SPAINHOWER, Jacob - charged - Fountain County INGenWeb Project

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SPAINHOWER, Jacob - charged

Source: Crawfordsville Weekly Journal Friday, 30 April 1897

The Attica News contains the following concerning a minister well known here:

“Covington was thrown into an uproar—and when Covington gets in that condition it’s a tough case—yesterday by the arrest of Rev. Jacob R. Spainhower on a bench warrant issued by Judge Rabb. The charge is criminal libel and the complainant is Debbie Scutt. The preacher immediately gave bond in the sum of $100, J. L. Allen becoming security.
The complainant charges the defendant with having written and dropped in public places two letters intended to defame the character of the complainant. One of these letters was picked up on the stairway leading to John P. Martin’s law office on the 24th of last March. Mr. Martin put the letter in his safe and sent for Miss Scutt to call and get it. She at once declared she had never seen the letter before and that it was not hers.

This letter read:
“Darling sweet one.” (Here appears a lot of stuff unfit for publication) “Darling, you said for me to be ready by the first of May so we could run off. Darling I will be ready by that time for I will have the undertaking business learned so with what money you say you have we can start nicely. But pet be careful. For if Ady was to find out she would kill us both. And Mont would turn me off before I was ready. Oh Darling I can hardly wait for the time to come. Watch for me and let me in the window. From one who loves you with all his heart.            L. E.”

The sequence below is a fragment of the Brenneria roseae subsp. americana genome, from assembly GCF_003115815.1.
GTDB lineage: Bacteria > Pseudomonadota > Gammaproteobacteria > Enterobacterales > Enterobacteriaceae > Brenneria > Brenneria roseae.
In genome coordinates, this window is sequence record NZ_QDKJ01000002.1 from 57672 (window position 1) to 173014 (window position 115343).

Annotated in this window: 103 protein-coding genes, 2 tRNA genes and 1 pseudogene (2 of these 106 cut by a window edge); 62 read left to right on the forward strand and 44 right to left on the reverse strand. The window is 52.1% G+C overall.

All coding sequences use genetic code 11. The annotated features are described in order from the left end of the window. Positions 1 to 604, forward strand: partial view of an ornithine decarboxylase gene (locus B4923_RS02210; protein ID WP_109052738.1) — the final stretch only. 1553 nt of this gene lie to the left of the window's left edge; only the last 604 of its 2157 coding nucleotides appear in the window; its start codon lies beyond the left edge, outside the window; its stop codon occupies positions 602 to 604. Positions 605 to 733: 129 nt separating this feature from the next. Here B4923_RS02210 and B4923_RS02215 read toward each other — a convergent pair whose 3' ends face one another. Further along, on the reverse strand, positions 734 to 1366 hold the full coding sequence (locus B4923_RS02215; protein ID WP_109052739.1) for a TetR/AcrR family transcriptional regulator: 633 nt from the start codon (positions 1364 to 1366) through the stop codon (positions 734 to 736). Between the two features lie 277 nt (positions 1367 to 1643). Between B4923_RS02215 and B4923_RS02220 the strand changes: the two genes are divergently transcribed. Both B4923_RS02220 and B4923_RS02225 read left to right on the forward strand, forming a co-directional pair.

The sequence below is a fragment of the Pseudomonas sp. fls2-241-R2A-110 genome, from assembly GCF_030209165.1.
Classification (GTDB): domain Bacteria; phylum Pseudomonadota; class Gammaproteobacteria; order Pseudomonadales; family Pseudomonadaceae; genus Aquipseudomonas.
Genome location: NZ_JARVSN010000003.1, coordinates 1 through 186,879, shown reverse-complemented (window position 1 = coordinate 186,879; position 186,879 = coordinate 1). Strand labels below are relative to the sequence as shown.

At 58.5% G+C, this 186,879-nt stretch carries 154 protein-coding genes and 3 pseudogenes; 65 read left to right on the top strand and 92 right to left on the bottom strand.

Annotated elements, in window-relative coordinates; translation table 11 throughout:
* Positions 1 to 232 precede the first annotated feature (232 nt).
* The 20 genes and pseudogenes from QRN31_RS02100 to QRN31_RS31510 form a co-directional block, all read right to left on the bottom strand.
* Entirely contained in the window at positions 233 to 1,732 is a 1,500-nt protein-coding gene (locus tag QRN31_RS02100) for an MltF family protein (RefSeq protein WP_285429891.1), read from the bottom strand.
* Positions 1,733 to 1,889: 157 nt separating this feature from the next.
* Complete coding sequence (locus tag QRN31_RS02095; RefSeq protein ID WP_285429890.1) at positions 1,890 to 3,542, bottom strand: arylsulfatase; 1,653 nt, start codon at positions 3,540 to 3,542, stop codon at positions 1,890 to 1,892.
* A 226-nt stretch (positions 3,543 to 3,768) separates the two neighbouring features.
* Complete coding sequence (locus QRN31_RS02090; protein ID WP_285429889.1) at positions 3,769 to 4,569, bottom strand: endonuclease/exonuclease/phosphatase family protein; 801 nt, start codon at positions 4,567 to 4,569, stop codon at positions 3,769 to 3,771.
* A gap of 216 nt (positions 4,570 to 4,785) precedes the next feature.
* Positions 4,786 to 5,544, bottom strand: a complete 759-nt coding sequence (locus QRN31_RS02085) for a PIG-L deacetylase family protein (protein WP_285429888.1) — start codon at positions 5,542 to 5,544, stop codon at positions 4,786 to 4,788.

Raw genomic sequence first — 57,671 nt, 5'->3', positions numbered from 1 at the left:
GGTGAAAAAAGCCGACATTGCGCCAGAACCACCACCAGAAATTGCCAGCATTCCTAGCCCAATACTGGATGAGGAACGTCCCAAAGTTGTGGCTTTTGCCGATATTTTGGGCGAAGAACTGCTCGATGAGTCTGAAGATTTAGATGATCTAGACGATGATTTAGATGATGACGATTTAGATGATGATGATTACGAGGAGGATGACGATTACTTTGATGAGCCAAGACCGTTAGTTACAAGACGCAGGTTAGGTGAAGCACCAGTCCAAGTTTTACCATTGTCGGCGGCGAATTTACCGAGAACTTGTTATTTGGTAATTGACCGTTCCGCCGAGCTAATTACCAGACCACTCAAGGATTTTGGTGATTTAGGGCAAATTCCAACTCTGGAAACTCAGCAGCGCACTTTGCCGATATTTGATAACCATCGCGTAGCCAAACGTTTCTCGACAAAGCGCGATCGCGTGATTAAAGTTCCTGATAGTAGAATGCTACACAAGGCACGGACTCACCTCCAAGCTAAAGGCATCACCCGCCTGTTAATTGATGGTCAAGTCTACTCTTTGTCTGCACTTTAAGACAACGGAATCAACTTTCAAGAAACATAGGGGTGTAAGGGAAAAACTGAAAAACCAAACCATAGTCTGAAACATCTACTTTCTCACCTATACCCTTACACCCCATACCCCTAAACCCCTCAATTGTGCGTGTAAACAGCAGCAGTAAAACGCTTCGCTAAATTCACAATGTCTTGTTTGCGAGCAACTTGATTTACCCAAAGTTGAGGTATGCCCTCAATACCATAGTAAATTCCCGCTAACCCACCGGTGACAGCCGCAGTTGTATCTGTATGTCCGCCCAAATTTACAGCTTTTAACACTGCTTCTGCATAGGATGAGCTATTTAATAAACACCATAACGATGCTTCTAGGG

The letter is evidently a forgery and the initials were meant to implicate Lindsay Ellis, an exemplary young man in the employ of Mont Boord, the furniture dealer.

“About a week later another letter addressed to Debbie Scutt was picked up on the sidewalk in front of Buckner’s drug store. It was of the same tenor. This letter is reported to have been found by three women and turned over to Rev. Spainhower, who showed it to a number of his congregation and then sent it, so he says, to the general post office inspector at Washington.

All the parties are members of the Baptist Church, of which Rev. Spainhower is pastor, and the matter was taken up by the church. On last Thursday night all the implicated parties were present at a business meeting of the church, when the preacher, with one hand on the Bible and the other uplifted, declared that he was innocent of the charge of writing the letters, that he was probably injudicious in showing the letter and for that would ask forgiveness. He then called on his accuser to make a public statement, but she refused to do so, referring him to her lawyers. He announced that it would be better for church to have the matter settled in the church but that if it must go to the court he was ready to meet it there at once. The deacons, who had the matter in charge, were not ready to the report and so the case dragged along until Monday when the arrest followed.

The theory of the prosecution is that the preacher wrote and had the letters dropped as though it was an accident on her part, and they contended that this attempt to blacken her character was on account of some financial troubles, added to later on by church difficulties.

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